What a lesson is conveyed to the world in this reply? Sacred is the authority of a mother over a son of twelve years of age, but there is an authority still more sacred, of which a child even of that age may be sensible. When the honour of God is concerned, the voice of nature must be suppressed. When the voice of heaven calls, the decencies and civilities of life must give place, and all secondary obligations and considerations must be swallowed up of the first. He silently endured the reproach of being called the carpenter's son by strangers, but his own mother must denominate him what he is, and what she knew him to be. But reproof of a parent must be insinuated, not
brought directly forward; and here again the pattern is perfect; delicacy and firmness unite to spare the mother, yet reprove the offence; and whatever were the other questions and answers of this celebrated conference, those which are on record will remain an everlasting monument of the perfect union of wisdom and harmlessness, which distinguished the Son of God from every other.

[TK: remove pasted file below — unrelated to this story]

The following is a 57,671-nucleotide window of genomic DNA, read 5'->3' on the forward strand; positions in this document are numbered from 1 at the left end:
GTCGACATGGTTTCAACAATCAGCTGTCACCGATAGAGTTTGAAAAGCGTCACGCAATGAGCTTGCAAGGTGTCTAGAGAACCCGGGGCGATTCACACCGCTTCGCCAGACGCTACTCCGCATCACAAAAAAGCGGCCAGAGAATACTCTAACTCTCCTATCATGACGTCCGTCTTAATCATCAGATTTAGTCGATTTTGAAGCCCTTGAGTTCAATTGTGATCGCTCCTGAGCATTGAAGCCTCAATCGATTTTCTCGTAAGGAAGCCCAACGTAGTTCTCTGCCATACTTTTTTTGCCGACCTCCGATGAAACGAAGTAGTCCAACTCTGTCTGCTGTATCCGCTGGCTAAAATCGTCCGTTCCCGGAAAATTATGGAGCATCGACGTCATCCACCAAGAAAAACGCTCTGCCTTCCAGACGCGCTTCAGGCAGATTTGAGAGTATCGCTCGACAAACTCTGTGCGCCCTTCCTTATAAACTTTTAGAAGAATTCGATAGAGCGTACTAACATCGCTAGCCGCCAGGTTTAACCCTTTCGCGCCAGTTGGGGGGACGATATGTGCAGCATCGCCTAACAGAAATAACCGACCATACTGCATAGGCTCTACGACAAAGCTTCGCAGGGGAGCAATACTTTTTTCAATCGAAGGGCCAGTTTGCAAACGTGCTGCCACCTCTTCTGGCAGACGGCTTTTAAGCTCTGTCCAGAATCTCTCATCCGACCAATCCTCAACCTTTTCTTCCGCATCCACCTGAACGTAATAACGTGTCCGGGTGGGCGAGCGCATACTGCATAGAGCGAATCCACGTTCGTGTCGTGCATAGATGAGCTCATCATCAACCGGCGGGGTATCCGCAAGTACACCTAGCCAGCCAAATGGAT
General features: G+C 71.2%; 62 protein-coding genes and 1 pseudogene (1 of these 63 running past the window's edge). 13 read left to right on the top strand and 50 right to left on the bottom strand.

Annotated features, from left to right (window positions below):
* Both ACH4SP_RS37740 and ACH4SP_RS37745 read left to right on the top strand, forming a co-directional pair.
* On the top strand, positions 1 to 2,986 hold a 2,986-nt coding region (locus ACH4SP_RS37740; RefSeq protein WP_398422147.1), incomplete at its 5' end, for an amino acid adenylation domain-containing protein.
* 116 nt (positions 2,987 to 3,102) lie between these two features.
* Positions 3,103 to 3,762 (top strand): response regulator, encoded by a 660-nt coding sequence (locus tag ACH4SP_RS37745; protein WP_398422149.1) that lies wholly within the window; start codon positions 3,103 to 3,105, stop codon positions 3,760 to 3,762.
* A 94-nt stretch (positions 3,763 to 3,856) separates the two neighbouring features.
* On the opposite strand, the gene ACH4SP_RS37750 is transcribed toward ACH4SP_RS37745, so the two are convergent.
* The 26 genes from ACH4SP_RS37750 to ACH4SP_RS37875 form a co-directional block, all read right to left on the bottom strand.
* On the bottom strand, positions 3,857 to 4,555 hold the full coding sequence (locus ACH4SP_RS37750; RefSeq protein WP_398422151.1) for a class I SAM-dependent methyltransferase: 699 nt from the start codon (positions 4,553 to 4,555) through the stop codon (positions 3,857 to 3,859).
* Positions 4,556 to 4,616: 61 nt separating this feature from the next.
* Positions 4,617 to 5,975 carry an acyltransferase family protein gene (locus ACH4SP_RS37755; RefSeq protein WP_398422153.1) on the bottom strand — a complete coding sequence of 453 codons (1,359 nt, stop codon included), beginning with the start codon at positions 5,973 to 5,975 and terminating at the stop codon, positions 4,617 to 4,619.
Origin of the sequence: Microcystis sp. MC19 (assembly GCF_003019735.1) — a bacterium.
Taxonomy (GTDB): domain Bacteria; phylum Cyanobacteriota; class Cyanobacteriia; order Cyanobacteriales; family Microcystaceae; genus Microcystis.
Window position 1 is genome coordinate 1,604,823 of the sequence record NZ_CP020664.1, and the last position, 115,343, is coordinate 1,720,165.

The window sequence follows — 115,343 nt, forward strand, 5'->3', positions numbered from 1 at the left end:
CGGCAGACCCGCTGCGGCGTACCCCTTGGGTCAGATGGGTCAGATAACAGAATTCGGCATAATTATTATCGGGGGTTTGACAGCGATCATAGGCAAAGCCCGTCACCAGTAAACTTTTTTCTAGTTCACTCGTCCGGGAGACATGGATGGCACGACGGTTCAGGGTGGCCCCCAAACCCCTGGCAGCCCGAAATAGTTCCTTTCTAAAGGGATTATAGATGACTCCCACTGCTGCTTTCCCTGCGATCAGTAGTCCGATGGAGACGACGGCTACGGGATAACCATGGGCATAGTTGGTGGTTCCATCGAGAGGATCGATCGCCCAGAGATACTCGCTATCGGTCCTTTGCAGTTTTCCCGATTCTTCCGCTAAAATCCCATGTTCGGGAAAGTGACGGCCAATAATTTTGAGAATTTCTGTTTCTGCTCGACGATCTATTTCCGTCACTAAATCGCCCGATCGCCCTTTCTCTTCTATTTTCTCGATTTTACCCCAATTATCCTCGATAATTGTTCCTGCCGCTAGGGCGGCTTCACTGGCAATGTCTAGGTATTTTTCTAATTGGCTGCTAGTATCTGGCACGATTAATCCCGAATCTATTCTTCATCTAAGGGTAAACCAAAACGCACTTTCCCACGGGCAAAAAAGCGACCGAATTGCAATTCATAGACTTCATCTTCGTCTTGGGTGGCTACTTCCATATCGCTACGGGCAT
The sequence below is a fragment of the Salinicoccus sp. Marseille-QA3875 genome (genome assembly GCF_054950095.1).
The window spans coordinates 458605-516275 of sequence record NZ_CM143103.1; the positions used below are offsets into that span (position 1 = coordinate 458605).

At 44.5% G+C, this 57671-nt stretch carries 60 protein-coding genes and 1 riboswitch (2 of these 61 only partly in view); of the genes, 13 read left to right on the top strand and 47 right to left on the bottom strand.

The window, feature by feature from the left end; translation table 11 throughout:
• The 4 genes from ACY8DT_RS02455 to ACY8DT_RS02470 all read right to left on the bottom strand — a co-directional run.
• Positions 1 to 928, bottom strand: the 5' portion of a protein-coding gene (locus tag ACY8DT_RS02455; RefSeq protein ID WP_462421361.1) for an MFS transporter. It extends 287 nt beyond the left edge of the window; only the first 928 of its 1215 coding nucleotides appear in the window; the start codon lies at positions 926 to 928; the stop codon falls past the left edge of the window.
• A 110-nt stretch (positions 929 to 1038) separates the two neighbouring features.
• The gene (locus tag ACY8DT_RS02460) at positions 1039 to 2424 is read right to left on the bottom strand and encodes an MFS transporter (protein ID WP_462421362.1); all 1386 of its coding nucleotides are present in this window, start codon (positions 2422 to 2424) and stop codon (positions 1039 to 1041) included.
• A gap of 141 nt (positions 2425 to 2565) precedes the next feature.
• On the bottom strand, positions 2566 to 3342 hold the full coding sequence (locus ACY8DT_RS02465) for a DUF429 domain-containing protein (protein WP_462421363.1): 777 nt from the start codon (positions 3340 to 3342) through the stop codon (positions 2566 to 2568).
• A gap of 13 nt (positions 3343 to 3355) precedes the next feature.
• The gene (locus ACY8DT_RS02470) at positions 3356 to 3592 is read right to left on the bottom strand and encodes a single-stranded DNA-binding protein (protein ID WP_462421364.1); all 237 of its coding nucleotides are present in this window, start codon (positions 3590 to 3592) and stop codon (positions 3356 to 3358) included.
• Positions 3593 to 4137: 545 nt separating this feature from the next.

The sun, having shone forth in his temporary effulgence, again hid its face in clouds, and submitted to an eclipse of eighteen years longer; He divested himself of all authority; He sought not glory from man; He became of no reputation, He took on him the form of a servant. "He went down with them, and came to Nazareth, and was subject unto them;" and by this voluntary humiliation of himself, by this retreat into the shade, more than by ten thousand precepts and arguments, He has inculcated the practice of humility on his disciples. A few short words contain the history of many years, even so, holy father, for it seemed good in thy sight; "Jesus increased in wisdom and stature, and in favour with God and man. Let us not presume to draw aside the veil which infinite wisdom has spread, nor seek to be wise above what is written, these things the angels desire to look into, and some of these things, though now they are hidden from us, we may be permitted to know hereafter.
About the period of this passover, when Christ was shewing himself in the temple, after this extraordinary manner, as the Son of God, Augustus Cæsar, the em
ror of Rome, dies, and is succeeded in the throne by Tiberius. About six years after, Josephus, called Caiaphas, was made high-priest of the Jews, through the partial favour of Valerius Gratus, the Roman governor. Towards the end of the twelfth year from that period, Pontius Pilate was sent in Palestine as procurator of Judea, in the room of Valerius Gratus, and John Baptist entered on the exercise of his public